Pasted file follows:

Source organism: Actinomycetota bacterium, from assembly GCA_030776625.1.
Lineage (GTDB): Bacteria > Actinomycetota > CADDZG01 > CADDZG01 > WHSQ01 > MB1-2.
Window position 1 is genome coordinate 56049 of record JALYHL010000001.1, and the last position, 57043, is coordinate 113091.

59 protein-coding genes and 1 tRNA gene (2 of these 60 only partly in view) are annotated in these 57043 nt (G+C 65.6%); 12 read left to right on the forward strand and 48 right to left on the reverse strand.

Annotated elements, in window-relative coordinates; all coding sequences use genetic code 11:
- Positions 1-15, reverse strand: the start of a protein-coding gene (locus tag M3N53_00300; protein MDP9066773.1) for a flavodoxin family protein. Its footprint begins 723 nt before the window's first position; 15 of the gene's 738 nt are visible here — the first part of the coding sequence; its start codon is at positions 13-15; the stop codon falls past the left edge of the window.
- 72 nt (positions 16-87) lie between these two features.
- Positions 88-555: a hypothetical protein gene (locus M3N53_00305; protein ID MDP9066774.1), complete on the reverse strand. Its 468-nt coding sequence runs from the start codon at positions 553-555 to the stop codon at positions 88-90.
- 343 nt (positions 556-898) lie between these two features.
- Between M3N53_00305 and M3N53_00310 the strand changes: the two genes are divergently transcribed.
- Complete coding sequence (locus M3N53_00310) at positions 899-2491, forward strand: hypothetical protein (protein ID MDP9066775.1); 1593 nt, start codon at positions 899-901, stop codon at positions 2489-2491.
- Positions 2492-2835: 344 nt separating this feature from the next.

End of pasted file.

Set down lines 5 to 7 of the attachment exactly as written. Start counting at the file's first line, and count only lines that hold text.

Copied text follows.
Annotated elements, in window-relative coordinates; all coding sequences use genetic code 11:
- Positions 1-15, reverse strand: the start of a protein-coding gene (locus tag M3N53_00300; protein MDP9066773.1) for a flavodoxin family protein. Its footprint begins 723 nt before the window's first position; 15 of the gene's 738 nt are visible here — the first part of the coding sequence; its start codon is at positions 13-15; the stop codon falls past the left edge of the window.
- 72 nt (positions 16-87) lie between these two features.